High Inflation

How to Invest During High Inflation

While hundreds of thousands of investors pay close attention to the micro-movements of the stock market, the forex markets, or even the commodities that they’re invested in, very few look at long-term trends and pictures that relate to their investments. It’s a strategic hole that’s been the cause of many lost fortunes, particularly during the last four-year period, and the recession that engulfed it.

It’s the cause of lost investments in the stock market – often investments that were made in small companies with no expectation for realistic and stable growth. It’s the reason for so many trading failures with global currencies – often currencies that were rushed into with a great deal of quick analysis for their own movements, but little thought for how they’re affected by the global market.

In short, many people make investment decisions by looking at micro-events, rather than the more important macro-events that relate directly to them. One of these mistakes is looking at tiny points of change in a market rather than the forces driving them – looking at interest rates, for example, in place of the inflation and other market conditions that make them relevant or irrelevant to you.

In this guide, we’re going to look at how you can invest strategically during periods of high overall inflation. As one of the most influential macroeconomic factors for investors, leading about how an increase or decrease in inflation can affect your investments is vital. In many cases, it can be a key difference between having highly successful investments, and seeing your investments quickly fail.


Generally speaking, inflation hurts those holding cash the most. While the recent crash on global stock exchanges benefited those with excess cash reserves – as they were able to buy up cheaper-than-usual assets – a gradual decrease in currency value only hurts those that hold it. This is due to their purchasing power dropping, and the cost of items and commodities relatively increasing.

This means that investors who have opted for secure and stable investments such as Treasury bills and certificate of deposit accounts may find that their money, while safe from major losses, isn’t an appreciating asset during times of inflation. In fact, it’s often the case that inflation wipes out all of the earnings made by a certificate of deposit account due to the relatively lower value of the cash.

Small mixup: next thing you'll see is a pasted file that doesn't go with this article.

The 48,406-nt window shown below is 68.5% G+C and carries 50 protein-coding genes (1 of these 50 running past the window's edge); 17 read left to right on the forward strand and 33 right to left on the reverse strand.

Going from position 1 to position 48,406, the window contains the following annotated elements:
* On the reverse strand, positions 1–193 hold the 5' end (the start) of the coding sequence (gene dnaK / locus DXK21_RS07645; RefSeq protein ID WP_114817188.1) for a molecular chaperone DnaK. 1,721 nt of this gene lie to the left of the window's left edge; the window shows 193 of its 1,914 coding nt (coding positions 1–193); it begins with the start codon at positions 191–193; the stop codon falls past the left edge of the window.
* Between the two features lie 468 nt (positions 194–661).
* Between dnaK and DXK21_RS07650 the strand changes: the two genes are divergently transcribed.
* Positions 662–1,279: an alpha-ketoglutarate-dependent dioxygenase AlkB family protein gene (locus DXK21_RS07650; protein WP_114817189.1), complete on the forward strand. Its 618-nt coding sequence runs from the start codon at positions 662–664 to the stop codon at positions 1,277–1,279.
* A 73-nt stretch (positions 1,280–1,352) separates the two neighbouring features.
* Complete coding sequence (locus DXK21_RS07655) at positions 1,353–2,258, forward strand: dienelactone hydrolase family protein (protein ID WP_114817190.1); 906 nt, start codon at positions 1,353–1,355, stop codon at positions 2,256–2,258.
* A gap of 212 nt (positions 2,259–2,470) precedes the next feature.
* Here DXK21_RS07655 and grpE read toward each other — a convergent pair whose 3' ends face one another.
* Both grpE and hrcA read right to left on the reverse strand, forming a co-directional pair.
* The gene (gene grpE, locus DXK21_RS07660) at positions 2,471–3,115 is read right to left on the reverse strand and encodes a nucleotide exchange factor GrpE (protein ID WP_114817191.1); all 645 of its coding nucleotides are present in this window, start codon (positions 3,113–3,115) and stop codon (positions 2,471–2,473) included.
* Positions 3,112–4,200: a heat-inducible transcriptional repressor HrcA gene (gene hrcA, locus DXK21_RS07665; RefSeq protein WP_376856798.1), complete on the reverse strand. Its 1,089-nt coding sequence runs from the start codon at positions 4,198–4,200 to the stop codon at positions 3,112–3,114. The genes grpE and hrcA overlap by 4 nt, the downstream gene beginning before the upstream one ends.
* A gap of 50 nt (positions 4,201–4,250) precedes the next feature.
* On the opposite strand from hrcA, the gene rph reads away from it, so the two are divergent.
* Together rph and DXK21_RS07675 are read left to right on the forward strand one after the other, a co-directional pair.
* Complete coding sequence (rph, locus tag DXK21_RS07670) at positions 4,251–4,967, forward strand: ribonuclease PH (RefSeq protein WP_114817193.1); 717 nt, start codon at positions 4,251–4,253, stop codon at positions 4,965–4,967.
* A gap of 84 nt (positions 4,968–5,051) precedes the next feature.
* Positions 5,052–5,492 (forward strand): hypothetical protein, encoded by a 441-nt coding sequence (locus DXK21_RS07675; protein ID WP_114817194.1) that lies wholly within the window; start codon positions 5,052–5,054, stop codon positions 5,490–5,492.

This is also the case for savings accounts, money market accounts, and other low-return yet fairly safe cash-based investments. As the forces of inflation drive the value of money downwards, any investments made in a net gain in sheer financial (cash assets) terms are likely to be lessened, and for many investors operating with relatively low returns, wiped out entirely due to value decreases.

Historic data exists to back this point up, and rarely differs from it during periods of peak overall inflation. There has yet to be a single period in United States history where a high-inflation period produced stable, positive returns for investors in CDs and Treasury bills. On the other hand, many have lost money overall through these ‘secure’ investments during periods of very high inflation.

You may be thinking that the stock market is a viable option – a strategy for hedging against the all-too-powerful forces of inflation. Unfortunately, it rarely is. In periods of high inflation and low total corporate performance – such as the recession we’re unfortunately facing now – the stock market is a generally weak investment option, producing mediocre returns and frequent investor losses.

On the other hand, however, many companies are born during these periods that go on to provide a great return for their investors. Due to the overall poor performance of stocks, it’s best to take a fine approach to the stock market during periods of high inflation, picking out individual stocks to use as investments, or even individual high-growth companies, rather than indexes and tracking funds.

There are, however, many investments that tend to fare quite well during periods of high, or even moderately high inflation. Commodities, such as grain, rice, sugar, and other key ‘needs’ are rarely low performers during periods of high inflation. Many experienced investors use commodities as a hedging strategy against inflation, allowing their cash-based investments to absorb their losses.

Likewise, international investments can be a smart choice, as many overseas markets are unaffected by the inflation occurring in other markets. Many investors are now looking at high-growth markets for their investments, most of which are found in developing countries. These investments, despite a relatively high risk factor, can produce massive returns that are often unseen in domestic markets.

Housing is another worthwhile choice, particularly for those with strong knowledge of the national and local housing markets. The housing and property market is cyclical much like any other, and an investor that understands its ups and downs can hedge against inflation effectively. However, it’s not a risk-free strategy, as drops in property pricing can occur during periods of high inflation.

Inflation is an annoyance for many investors, but it’s one we all need to live with, particularly in the upcoming decade. While it can make or break investments, it’s a force that can be worked around in many cases, largely by hedging against it with non-cash investments and assets. From commodities to property, there are plenty of ways to secure yourself and your money against strong inflation.


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